The position of the Association of Financial Markets in Europe (AFME) concerning the European Commission’s proposals to regulate high-frequency trading is that algorithms should operate in a controlled environment with strict controls. AFME suggests that The Market Abuse Directive and Regulation are appropriate to address concerns of potential market abuse involving algorithmic trading than MiFID. According to AFME, the majority of academic research has viewed the activities of high-frequency trading as improving market efficiency. In this regard, AFME has noted that the harmful effects that may arise from high-frequency and algorithmic trading are less extensive than many thought.

The Commission recognises that trading technology has provided a wide range of benefits to the market, but it has also taken into account the number of risks that are presented, namely the risk of algorithmic trading generating duplicative or erroneous orders. It has thus proposed a number of regulatory measures.

The Commission proposed that markets should manage to temporarily stop trading if there is significant price movement in a financial instrument during a short period of time. Moreover, regulated markets shall have systems allowing them to limit the ratio of unexecuted orders to transactions.

Monitoring

Investment firms engaging in algorithmic trading should monitor the activities of individuals trading on behalf of the firm and the trading activities of clients, taking account of orders submitted, modified and cancelled as well as transactions executed.

In the case of an investment firm providing direct electronic access, it shall be responsible for ensuring that the clients using that service comply with the requirements laid down in the Directive and the rules of the trading venue. The firm shall monitor the transactions to identify any infringements of those rules, disorderly trading conditions, or conduct that may involve market abuse.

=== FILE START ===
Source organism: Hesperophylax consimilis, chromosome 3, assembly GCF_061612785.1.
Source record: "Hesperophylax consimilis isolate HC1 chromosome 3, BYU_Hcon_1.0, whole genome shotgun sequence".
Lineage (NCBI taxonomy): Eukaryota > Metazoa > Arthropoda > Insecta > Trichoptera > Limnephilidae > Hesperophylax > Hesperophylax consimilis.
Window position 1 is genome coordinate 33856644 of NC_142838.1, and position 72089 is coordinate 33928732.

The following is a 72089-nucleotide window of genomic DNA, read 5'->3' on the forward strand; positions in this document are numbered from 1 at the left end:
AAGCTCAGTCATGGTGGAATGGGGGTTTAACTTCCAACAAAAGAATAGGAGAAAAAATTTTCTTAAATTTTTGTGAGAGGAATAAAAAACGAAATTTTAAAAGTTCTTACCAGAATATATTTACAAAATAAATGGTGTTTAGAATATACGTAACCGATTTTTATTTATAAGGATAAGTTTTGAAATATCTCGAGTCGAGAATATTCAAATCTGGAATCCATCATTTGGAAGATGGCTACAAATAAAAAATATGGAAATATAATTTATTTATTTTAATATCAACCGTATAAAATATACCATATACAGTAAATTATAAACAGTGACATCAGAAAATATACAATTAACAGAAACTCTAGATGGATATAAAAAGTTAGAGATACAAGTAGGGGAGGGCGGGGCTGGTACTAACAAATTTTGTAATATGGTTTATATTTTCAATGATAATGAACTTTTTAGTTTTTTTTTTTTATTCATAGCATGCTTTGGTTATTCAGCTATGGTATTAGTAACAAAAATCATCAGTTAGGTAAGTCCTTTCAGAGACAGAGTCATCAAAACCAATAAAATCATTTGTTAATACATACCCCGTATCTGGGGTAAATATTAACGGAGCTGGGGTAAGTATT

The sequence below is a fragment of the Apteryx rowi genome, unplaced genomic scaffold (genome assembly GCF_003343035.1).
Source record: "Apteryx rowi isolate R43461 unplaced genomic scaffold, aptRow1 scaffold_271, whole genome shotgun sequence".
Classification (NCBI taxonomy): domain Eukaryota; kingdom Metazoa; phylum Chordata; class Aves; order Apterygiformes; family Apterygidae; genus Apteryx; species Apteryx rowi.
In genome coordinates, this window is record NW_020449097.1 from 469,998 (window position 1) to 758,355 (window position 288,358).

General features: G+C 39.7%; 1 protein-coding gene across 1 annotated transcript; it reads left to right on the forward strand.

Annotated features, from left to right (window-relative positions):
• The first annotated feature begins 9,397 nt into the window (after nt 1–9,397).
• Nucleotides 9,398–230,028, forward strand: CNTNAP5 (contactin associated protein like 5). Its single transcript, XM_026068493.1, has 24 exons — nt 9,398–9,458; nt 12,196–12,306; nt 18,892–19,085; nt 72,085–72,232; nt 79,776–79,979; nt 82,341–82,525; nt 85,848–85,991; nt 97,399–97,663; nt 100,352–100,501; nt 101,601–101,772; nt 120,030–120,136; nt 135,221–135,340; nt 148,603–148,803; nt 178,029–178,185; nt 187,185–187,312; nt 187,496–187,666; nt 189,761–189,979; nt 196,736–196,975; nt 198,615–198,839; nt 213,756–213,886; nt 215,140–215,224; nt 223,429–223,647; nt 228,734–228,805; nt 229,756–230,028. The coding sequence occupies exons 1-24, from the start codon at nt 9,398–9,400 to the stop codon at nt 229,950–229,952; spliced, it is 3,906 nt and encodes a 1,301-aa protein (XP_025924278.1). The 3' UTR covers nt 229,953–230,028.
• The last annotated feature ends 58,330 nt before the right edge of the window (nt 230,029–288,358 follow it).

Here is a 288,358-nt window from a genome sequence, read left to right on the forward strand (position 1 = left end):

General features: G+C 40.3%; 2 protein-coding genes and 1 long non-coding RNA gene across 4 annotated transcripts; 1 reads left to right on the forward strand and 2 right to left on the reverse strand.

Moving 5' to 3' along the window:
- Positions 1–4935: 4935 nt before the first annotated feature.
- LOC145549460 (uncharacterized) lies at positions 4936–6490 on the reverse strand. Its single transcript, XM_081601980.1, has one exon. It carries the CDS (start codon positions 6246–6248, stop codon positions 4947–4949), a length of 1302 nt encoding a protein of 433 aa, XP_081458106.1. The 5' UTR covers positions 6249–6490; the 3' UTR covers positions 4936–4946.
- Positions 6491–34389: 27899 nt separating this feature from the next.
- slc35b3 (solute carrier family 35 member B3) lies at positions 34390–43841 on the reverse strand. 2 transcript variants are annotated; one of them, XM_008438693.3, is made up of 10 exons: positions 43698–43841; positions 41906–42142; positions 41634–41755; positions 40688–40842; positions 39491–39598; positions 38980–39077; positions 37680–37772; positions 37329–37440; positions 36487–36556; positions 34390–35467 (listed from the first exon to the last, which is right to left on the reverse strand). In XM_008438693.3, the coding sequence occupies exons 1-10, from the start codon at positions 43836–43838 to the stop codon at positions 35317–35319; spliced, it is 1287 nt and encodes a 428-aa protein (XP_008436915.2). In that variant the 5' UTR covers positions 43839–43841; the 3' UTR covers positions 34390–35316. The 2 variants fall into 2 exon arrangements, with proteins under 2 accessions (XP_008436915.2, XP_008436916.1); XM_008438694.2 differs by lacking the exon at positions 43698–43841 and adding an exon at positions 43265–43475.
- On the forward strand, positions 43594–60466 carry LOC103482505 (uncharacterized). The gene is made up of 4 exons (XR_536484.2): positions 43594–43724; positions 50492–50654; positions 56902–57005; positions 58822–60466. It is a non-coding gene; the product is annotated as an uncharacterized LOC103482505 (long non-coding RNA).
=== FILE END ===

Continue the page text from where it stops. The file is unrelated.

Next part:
ESMA indicates that a “kill-button”, which would allow investment firms to pull all outstanding orders from the market, would be required. Given the risks algorithmic trading firms are exposed to, an effective “kill-button” procedure would ensure adequate risk management and would safeguard the way in which the market functions. 

Due Diligence

The investment firm should run a validation process of all systems and algorithms and establish a report for the senior management on the basis of a respective risk assessment of the systems and algorithms at least twice annually. ESMA’s view is that not only all prospective participants of a trading venue should be subject to adequate due diligence to ensure that they meet certain pre-defined parameters, but also all its current participants.

Record-keeping

Investment firms are to retain records about the algorithms which it uses, including a description of the trading strategy it has employed. Such records must be detailed to allow the competent authority to monitor the firms’ compliance with the requirements laid down in the Directive. Investment firms should keep records of their electronic trading systems for at least five years.

In the event that an investment firm engages in a high-frequency algorithmic trading technique, it shall store accurate and time sequenced records of all its placed orders, including cancellations of orders, executed orders and quotations on trading venues. The firm shall make such records available to the competent authority upon request.